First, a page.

“For example, in the banking sector, it is imperative to refine the model based on the bank’s specific dataset. This process allows for the creation of an AI-like model that is highly attuned to the unique requirements and nuances of the banking business, thus maximising its suitability and effectiveness,” he noted.

However, it is also imperative for businesses to be attentive to potential risks associated with the implementation of AI in any technology system in order to minimise potential damages.

“Matters concerning reliable information, intellectual property, and information security are among the prominent concerns when discussing the utilisation of AI in particular and the broader application of IT in general,” he said.

Phung Viet Thang, Microsoft’s digital transformation consultant, emphasised that in the current trend of sustainable development, AI should be considered as an important part of the environmental, social, and governance (ESG) compliance assessment.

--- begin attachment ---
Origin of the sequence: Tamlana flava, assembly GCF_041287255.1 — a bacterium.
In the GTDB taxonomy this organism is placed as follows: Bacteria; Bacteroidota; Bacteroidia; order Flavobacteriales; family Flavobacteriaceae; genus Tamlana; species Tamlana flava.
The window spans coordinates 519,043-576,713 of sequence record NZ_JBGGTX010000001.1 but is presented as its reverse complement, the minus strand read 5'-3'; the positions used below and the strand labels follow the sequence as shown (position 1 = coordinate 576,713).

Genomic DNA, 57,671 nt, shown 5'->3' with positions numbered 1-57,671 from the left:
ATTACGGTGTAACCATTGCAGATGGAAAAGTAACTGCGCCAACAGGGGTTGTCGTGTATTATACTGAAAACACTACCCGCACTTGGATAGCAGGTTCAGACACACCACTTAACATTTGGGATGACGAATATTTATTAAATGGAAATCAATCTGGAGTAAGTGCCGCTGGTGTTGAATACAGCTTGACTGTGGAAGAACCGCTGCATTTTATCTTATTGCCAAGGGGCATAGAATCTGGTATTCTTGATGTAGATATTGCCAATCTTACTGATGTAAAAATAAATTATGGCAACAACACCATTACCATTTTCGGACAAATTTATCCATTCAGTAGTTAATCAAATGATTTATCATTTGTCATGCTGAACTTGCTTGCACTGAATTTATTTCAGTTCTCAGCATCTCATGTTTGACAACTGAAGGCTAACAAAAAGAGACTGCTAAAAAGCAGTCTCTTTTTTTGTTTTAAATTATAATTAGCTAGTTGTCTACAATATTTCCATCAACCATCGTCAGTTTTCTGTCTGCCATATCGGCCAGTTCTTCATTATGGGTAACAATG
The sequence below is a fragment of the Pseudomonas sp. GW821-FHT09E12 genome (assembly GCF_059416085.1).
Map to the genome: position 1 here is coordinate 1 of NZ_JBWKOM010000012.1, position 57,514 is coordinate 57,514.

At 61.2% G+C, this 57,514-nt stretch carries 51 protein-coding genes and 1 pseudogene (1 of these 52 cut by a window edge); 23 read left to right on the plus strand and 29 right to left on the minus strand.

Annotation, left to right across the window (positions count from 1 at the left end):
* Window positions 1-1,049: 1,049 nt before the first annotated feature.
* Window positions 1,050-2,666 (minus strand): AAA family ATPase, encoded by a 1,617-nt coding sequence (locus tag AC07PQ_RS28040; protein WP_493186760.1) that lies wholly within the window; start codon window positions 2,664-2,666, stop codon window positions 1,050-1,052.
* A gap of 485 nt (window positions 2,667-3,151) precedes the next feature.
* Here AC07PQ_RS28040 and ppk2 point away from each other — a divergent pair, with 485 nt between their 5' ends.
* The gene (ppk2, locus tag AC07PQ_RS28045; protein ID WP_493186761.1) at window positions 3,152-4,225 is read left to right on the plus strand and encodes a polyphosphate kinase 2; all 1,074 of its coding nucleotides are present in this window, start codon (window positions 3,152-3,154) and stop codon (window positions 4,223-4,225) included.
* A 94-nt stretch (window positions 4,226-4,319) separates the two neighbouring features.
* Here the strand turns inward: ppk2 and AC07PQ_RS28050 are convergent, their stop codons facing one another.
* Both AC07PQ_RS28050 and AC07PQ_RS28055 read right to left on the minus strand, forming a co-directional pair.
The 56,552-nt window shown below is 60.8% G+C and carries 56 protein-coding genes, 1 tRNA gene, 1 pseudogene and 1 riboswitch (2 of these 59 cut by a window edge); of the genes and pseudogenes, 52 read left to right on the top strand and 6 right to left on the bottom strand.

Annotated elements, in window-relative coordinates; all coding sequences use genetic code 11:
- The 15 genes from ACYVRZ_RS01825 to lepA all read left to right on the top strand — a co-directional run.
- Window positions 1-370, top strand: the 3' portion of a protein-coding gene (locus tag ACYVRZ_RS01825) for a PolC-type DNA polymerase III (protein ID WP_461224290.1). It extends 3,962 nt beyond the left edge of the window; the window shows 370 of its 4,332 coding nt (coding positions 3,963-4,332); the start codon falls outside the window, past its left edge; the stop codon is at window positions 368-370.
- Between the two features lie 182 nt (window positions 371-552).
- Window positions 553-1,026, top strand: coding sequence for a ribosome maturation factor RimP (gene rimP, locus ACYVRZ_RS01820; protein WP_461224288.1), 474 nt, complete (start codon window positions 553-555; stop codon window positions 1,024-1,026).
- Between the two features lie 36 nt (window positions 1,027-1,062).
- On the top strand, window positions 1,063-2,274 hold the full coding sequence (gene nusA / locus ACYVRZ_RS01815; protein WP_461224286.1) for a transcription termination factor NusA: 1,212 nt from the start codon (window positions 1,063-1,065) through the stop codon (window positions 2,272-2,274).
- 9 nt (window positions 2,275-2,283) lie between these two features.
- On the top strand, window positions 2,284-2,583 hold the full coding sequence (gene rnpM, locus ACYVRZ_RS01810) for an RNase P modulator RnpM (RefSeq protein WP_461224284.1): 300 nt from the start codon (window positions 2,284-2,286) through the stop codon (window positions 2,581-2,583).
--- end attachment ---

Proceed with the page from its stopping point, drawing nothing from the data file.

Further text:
“However, according to a survey by the VIOD, more than 80 per cent of members of director boards (BoDs) are not ready for the AI control process,” Thang said.

How can AI assist BoDs?

Truong Manh Cuong, head of Strategic Business Development at SAP Vietnam, shed light on the exciting opportunities presented by new technologies and the incorporation of AI in business solutions.

Collaborative efforts with industry giants like Microsoft have allowed SAP to leverage big data and AI to cater to the operational and managerial needs of businesses.

“With more than 95 per cent of global automobile production currently managed through SAP’s systems, the prioritisation of integrating AI into business management processes remains a top concern for us,” said Cuong. “One notable product in SAP’s portfolio focuses on risk management within transactions involving stakeholders. By harnessing the power of AI, this solution enables intelligent procurement and supply chain management.”